4 Examples of Inspiration Porn

Everyone likes to feel inspired, and there seems to be an endless number of things out there for us to draw our inspiration from. Some of the most common inspirational stories we see in the media involve the lives of disabled people. Because it’s okay to be inspired by someone else’s disability, right?


Wrong.


Inspirational depictions of people with disabilities in the media are called “inspiration porn,” a term coined by Australian disability rights activist Stella Young. While porn might seem like a strong word to use for what could be characterized as a heartwarming inspirational story, Young’s point in creating this term was to draw attention to the fact that these stories aren’t shared to support disabled people. These stories instead are shared to make nondisabled people feel good about themselves, thus exploiting those with disabilities.


But these portrayals are so common in the media that you might not even notice them at first glance. Here are four common examples of inspiration porn and what to do the next time you come across one.


The story of someone with “special needs” doing something completely ordinary


Disabled Guy Fulfills His Dream to Ride Inside a Lamborghini (999ktdy.com)


In this video, a nondisabled man takes a young man with cerebral palsy for a drive in his Lamborghini. The driver can be seen crying as he is taking the young man around town.


The article underneath the video reads, “Hopefully, this 39-second video will help you to realize the blessings in your life.” This statement begs the question: who is this video for? It seems clear that this video is meant to make nondisabled people feel good about themselves because, apparently, the man with cerebral palsy isn’t “blessed,” while those without disabilities are.


Not only that, but getting to ride in a Lamborghini—despite sounding extremely fun—is not so out of the ordinary that it needs to be celebrated online. If anyone without a disability had the same opportunity, it wouldn’t make a single headline.


The cheerleader who asks the disabled kid to prom


Cheerleader asks special needs student to prom in sweetest way possible (today.com)


Some iteration of this story appears in the news every spring: the cheerleader asks the “special needs” teenager to prom. And while we love seeing stories where students with disabilities are being included, that’s just the issue. This story should not be out of the ordinary. Inclusion should be the norm, and the norm never gets attention on NBC’s TODAY. The student being asked to prom should not be spending his days, and his dances, at a segregated school down the street from where the cheerleader attends high school. All students should be living and learning together.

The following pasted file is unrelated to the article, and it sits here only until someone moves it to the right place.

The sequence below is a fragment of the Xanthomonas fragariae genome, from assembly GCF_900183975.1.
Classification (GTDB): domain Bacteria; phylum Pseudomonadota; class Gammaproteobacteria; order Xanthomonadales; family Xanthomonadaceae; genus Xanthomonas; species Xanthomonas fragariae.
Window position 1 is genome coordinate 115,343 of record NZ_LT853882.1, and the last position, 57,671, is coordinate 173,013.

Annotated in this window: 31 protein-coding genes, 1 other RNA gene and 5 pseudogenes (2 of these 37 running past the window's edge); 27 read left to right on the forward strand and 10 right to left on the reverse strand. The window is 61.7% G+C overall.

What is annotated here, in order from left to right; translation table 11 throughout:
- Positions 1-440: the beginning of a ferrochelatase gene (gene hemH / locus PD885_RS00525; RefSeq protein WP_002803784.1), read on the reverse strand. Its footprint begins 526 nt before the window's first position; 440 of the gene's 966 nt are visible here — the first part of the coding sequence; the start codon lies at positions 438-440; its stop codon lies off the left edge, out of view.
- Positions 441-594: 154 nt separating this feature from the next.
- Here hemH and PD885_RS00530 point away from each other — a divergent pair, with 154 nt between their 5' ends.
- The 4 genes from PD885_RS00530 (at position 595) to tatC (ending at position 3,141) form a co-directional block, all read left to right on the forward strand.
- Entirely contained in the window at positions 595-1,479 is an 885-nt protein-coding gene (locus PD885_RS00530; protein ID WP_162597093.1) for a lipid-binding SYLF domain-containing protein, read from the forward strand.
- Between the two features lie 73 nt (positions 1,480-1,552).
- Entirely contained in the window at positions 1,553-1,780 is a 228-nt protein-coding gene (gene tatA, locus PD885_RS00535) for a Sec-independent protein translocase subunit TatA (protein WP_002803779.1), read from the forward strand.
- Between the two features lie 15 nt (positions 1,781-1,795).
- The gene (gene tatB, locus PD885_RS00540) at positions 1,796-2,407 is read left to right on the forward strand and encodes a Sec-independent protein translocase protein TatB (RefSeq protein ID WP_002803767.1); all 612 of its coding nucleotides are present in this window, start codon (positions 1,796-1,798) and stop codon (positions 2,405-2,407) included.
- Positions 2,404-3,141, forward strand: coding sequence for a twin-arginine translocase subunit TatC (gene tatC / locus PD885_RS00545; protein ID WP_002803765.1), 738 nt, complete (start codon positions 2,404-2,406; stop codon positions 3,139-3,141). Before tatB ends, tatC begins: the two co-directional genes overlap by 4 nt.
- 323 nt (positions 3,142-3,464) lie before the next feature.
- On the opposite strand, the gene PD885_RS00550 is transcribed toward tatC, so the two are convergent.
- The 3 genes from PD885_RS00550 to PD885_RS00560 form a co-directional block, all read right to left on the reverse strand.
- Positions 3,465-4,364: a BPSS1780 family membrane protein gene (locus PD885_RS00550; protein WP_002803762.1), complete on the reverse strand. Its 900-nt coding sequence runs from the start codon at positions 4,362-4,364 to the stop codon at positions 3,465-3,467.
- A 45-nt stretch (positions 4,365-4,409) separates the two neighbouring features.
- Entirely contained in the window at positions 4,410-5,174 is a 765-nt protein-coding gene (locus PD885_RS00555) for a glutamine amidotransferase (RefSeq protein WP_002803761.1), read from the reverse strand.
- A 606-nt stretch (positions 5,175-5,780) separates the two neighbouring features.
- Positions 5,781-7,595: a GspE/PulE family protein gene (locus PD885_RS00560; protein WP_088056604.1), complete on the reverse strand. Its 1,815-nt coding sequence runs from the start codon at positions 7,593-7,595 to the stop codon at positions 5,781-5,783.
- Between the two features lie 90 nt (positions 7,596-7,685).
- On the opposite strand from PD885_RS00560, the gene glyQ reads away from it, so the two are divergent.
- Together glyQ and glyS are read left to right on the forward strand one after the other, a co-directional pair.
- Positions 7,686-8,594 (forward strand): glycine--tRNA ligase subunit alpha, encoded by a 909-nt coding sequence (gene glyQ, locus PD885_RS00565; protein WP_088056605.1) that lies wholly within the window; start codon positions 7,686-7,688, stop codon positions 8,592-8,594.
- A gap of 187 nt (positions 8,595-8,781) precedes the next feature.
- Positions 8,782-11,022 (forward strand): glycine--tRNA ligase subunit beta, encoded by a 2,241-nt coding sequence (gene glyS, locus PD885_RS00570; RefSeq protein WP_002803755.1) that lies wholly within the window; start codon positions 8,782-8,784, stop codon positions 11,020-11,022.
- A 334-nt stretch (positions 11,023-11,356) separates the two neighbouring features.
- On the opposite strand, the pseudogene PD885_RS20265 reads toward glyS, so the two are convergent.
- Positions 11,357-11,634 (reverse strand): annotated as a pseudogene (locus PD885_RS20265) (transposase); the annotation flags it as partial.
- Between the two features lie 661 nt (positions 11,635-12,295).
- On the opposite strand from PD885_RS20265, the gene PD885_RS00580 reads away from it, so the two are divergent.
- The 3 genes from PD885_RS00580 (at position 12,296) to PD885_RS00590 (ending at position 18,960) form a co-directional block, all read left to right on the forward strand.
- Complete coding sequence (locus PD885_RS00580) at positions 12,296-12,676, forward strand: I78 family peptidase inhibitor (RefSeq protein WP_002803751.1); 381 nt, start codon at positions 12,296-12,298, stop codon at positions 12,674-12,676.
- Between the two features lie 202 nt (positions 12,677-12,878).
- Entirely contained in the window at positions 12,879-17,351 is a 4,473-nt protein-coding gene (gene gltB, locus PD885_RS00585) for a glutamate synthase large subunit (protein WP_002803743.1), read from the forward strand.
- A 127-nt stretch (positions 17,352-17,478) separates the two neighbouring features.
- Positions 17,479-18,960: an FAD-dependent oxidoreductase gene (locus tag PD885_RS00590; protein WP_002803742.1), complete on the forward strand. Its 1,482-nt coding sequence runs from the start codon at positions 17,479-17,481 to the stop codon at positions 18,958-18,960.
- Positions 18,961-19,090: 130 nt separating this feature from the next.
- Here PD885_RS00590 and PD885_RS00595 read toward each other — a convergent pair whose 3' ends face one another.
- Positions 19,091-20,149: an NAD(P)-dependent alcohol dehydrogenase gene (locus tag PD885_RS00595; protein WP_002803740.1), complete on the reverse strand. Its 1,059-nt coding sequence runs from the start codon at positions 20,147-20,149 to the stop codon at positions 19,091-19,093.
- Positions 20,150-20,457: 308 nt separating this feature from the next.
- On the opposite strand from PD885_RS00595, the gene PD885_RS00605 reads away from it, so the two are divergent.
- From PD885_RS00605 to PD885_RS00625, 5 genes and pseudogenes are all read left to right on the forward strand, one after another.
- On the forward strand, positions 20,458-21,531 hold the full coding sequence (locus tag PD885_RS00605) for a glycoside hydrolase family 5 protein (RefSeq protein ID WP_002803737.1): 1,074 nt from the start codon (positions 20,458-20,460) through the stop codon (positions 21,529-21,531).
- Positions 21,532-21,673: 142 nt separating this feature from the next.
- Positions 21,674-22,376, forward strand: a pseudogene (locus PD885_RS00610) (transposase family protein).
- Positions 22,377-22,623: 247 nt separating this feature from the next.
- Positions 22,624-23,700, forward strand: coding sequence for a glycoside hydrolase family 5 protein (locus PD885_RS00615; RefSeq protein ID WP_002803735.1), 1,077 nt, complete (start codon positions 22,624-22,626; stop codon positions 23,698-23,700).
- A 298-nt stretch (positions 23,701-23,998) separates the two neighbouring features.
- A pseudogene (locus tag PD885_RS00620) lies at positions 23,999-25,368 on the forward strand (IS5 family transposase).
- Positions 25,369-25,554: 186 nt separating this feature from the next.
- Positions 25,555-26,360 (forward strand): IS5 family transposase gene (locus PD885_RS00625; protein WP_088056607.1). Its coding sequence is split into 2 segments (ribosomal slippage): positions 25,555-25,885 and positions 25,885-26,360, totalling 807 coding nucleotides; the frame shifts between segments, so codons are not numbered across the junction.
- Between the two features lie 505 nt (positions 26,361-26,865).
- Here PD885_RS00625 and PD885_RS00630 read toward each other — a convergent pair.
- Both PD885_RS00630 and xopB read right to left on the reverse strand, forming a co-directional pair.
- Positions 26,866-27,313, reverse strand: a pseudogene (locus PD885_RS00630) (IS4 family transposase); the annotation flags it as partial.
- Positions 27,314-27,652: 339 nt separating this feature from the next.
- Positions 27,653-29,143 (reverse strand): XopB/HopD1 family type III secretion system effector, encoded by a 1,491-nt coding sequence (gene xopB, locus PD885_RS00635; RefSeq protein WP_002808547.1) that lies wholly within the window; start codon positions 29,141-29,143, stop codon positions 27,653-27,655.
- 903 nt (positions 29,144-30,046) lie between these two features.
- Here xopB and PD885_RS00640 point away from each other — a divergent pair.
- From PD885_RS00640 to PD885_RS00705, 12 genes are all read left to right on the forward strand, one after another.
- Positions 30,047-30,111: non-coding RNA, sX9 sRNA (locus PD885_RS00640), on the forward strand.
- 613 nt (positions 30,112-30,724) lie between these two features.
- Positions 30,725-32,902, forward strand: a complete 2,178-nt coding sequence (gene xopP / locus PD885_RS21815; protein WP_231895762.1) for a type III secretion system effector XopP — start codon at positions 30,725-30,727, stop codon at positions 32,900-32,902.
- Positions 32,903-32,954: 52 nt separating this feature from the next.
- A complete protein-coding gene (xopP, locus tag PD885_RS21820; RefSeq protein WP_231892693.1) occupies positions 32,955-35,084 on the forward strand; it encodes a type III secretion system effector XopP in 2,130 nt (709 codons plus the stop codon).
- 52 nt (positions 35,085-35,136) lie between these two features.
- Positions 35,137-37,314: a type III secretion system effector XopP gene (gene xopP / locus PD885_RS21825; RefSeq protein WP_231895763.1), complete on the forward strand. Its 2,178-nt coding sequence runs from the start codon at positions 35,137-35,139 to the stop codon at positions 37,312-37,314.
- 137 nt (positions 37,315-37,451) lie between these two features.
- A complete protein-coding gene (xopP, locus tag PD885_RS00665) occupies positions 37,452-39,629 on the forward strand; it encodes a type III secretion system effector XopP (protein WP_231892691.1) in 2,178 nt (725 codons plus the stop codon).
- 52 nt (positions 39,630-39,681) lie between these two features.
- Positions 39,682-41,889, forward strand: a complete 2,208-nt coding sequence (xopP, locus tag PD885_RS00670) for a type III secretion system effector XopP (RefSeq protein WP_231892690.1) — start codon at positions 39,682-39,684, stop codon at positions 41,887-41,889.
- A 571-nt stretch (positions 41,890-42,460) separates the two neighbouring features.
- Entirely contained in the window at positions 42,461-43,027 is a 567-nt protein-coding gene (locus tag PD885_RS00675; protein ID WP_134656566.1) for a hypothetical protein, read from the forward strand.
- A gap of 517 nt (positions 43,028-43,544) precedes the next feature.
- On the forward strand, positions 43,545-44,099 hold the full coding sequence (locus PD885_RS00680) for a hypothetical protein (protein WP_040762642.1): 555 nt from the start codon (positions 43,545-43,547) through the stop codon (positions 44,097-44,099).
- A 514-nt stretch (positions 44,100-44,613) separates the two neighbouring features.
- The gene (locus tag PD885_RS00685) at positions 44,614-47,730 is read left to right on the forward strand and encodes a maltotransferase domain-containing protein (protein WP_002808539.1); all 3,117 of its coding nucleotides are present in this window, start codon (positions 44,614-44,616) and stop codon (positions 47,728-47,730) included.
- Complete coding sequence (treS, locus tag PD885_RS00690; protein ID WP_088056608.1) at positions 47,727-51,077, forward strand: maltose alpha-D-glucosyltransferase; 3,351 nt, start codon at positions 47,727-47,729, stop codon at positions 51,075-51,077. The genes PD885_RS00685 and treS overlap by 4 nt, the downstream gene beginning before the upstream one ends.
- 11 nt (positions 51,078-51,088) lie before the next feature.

The poster that shows a person with a disability while the text reads, “What’s your excuse?” or something similar


A picture of a disabled man with no hands or feet lifting weights strapped onto his arms. The words underneath the picture say "NO EXCUSES"'

If you grew up in a general education setting where the disabled students were segregated in another classroom or even an entirely different school, you might have come across a poster like this one in your school's hallways. Why do nondisabled people need to see people with disabilities doing normal things in order to feel inspired to do the same? Disabled people have the same needs and interests as everyone else, which can include working out, playing sports, and performing on stage. We shouldn’t need to see pictures of a disabled person doing something that brings them joy in order to feel motivated to work hard in our own lives.


Someone without a disability being praised for being friends with someone who has a disability


UPS driver delivers wish for boy with disability (thedenverchannel.com)


This video about a UPS driver becoming friends with a disabled boy who has a similar disability as the driver’s late son is truly heartening. Everyone loves to see authentic human connections. But no one needs to be praised for becoming friends with someone with a disability; having friends who are different from you shouldn’t be newsworthy.


Overall, it’s human to love a heartwarming story. But next time you come across a story that seems to capitalize on someone’s disability, do the following:


Ask yourself who the intended audience of the story is. Is the story meant to help nondisabled people feel good about themselves, or is it being told to amplify the voices of the disabled?


Think before you share on social media. How would a person with a disability view this post?


And, in the meantime, be sure to follow and share stories from disabled people themselves.


While finding inspiration around us is a natural part of the human experience, so is disability. Instead of seeing disability as something inspiring that needs to be overcome, we should view it as a normal part of life. People with disabilities don’t exist to make nondisabled people feel better. They just want to live fulfilling, ordinary lives like everyone else.

 

Kayla Kingston is the Communications Specialist for MCIE. A recent graduate of the University of Dayton, she loves reading, writing, and supporting all things inclusion.

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